Throughout the day, guests can also swing by to practice their chair-sitting skills as they sip on painstakingly crafted beverages. In the morning, sunlight pours into glass pots of Mad Hat chai tea brewing right on the bar while, nearby, baristas recreate the leaves fluttering outside onto the tops of lattes brewed from Bluebeard Coffee Roasters' beans. In the evening, coffee cups are swapped for rocks glasses as bartenders begin mixing up signature cocktails such as an Italian Sunset: Creme de Cassis poured over muddled grapes and topped with a champagne float. In keeping with the Italian vibe, the wine selection features many Italian varietals, and Peroni takes top billing on the draft beer list.
When The Melting Pot originally opened in 1975 just outside Orlando, the location was cozy and quaint, but diners had only three options: swiss-cheese fondue, beef fondue, or chocolate fondue. However, as the restaurant grew in popularity, so did its menu selection and atmosphere. The restaurant first expanded four years later under the leadership of a Melting Pot waiter and enterprising college student named Mark Johnston, who teamed up with his brothers Mike and Bob to open a new outpost in Tallahassee. This location grew in reputation to pave the way for future franchise expansion. Today, the company—now owned by the trio of siblings—reigns as the premier fondue, wine, and drink restaurant, stretching across North America with more than 140 restaurants linked by underground tunnels. The restaurant's menu has also ballooned, and patrons can now expect six varieties of hot dipping cheese paired with salads, meats, and molten chocolate.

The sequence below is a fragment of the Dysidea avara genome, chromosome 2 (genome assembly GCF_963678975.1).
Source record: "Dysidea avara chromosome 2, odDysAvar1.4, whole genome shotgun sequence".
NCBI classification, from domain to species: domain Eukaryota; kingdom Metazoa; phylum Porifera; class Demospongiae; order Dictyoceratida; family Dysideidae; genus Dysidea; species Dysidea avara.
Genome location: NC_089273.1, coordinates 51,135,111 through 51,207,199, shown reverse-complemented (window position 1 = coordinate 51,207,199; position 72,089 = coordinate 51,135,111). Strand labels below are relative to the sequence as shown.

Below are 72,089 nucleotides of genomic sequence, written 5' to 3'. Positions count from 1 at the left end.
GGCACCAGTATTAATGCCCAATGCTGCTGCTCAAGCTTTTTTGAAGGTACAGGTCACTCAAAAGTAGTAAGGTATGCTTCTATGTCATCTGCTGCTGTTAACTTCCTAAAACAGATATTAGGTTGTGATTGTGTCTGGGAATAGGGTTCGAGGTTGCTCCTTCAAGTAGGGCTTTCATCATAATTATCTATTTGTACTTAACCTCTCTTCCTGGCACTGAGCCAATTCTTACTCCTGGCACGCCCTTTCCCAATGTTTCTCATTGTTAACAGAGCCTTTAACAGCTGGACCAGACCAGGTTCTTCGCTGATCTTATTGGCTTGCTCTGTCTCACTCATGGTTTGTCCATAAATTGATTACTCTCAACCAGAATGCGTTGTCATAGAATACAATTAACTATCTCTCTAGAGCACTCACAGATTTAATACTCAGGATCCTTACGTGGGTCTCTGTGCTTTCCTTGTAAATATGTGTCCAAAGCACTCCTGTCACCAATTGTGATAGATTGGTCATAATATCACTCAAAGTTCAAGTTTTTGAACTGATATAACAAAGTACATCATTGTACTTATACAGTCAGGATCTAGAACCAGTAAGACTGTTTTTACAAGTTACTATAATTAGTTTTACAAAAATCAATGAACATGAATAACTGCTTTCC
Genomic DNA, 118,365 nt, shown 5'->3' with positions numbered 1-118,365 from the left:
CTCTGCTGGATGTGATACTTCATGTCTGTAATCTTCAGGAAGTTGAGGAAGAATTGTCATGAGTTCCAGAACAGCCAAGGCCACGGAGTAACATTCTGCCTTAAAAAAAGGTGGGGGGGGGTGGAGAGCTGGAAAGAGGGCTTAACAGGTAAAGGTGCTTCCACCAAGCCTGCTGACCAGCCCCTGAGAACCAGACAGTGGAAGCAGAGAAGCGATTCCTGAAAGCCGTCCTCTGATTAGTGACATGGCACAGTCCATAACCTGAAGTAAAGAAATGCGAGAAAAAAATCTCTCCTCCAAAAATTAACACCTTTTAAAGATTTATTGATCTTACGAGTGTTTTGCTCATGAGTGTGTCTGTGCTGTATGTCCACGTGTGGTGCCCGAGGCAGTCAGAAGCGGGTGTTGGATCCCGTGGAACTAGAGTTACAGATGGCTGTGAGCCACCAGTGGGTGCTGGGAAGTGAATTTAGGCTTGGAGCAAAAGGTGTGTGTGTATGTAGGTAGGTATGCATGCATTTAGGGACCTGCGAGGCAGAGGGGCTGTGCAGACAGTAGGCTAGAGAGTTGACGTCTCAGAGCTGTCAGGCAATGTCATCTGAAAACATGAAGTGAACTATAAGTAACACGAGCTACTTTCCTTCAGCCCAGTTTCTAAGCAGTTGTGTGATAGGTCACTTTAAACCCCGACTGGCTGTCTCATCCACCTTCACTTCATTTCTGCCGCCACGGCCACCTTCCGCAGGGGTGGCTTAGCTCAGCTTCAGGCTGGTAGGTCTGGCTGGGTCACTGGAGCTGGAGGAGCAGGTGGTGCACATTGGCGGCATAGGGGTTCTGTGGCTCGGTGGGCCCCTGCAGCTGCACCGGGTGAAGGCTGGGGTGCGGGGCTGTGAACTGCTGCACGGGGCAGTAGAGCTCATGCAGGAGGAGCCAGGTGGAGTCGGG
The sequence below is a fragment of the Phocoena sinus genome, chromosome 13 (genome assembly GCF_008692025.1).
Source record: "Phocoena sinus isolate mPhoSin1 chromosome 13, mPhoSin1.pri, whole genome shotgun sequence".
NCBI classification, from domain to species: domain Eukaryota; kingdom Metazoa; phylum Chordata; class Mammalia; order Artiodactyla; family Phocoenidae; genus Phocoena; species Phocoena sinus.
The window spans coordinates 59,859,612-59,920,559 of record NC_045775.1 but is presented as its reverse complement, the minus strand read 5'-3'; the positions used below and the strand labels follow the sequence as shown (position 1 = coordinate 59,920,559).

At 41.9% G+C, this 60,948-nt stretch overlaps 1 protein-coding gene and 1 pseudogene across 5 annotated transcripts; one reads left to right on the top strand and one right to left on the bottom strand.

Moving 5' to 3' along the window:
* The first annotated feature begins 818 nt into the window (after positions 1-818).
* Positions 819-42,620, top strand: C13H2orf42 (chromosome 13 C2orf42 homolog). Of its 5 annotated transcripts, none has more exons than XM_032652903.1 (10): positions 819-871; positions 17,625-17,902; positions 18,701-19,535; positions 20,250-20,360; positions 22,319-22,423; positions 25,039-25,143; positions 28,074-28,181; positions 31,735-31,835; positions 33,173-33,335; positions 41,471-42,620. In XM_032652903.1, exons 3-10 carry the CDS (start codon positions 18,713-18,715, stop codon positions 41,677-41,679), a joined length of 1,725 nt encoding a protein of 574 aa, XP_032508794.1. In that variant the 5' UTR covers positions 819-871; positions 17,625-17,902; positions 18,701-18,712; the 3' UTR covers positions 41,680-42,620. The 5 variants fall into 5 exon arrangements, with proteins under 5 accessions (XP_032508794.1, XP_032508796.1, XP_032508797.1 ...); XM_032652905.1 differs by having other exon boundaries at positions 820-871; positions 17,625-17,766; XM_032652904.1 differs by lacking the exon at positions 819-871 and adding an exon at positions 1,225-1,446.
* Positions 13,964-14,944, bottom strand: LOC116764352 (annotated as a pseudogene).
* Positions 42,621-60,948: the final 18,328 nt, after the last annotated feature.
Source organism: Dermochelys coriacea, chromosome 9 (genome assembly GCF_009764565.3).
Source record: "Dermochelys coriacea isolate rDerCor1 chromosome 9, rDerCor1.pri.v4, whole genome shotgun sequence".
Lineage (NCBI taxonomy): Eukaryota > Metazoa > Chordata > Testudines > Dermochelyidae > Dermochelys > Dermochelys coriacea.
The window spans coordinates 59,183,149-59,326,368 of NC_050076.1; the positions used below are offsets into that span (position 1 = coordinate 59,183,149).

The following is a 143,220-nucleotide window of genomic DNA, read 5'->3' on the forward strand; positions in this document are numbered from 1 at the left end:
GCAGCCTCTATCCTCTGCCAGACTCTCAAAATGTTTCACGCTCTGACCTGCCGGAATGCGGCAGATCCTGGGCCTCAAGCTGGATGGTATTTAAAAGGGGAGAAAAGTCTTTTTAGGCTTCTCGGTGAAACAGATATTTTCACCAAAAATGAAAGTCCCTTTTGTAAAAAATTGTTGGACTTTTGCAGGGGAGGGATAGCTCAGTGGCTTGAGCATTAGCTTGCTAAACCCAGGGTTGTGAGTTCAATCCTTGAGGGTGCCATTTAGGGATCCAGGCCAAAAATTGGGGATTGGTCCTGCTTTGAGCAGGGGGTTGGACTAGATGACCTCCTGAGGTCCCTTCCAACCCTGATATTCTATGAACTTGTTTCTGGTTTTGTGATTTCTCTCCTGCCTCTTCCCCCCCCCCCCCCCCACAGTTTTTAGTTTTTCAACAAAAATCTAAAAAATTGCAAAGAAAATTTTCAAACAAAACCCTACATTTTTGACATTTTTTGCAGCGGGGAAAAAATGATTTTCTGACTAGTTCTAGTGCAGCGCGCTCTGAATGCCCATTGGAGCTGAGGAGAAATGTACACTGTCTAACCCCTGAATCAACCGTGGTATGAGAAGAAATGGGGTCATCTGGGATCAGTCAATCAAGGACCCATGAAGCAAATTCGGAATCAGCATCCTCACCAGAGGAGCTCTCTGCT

On a given night, groups of foodies gather around tables to nosh on signature four-course meals, from cheese-fondue appetizers and various salads to steaks and seafood cooked in a choice of healthy broth or oil. Birthday revelers and couples can share decadent evenings at private tables, capping off meals with chocolate desserts that have defined The Melting Pot for decades.
Originally opened as the Top Hat Drive-In in 1953, Sonic has grown into a burger-franchise mecca that today operates out of 3,500 locations across the country, making it the nation’s largest chain of drive-in restaurants. Sonic specializes in made-to-order American classics—including burgers, hot dogs, milk shakes, and marshmallow Ford Thunderbolts—which customers order and receive without ever having to leave their cars. Unique menu items include toaster sandwiches stacked on thick slices of texas toast, as well as the brand’s signature tots and fresh limeades.
Sonic’s numerous awards include a 2011 Zagat survey ranking it among the top five fast-food restaurants in three categories: Best Value Menu, Best Milk Shake, and Best Drive-Thru. The benevolent eatery has also donated more than $2 million to public schools throughout the country through their program Limeades for Learning, which helps to fund educational projects and retirement plans for classroom guinea pigs.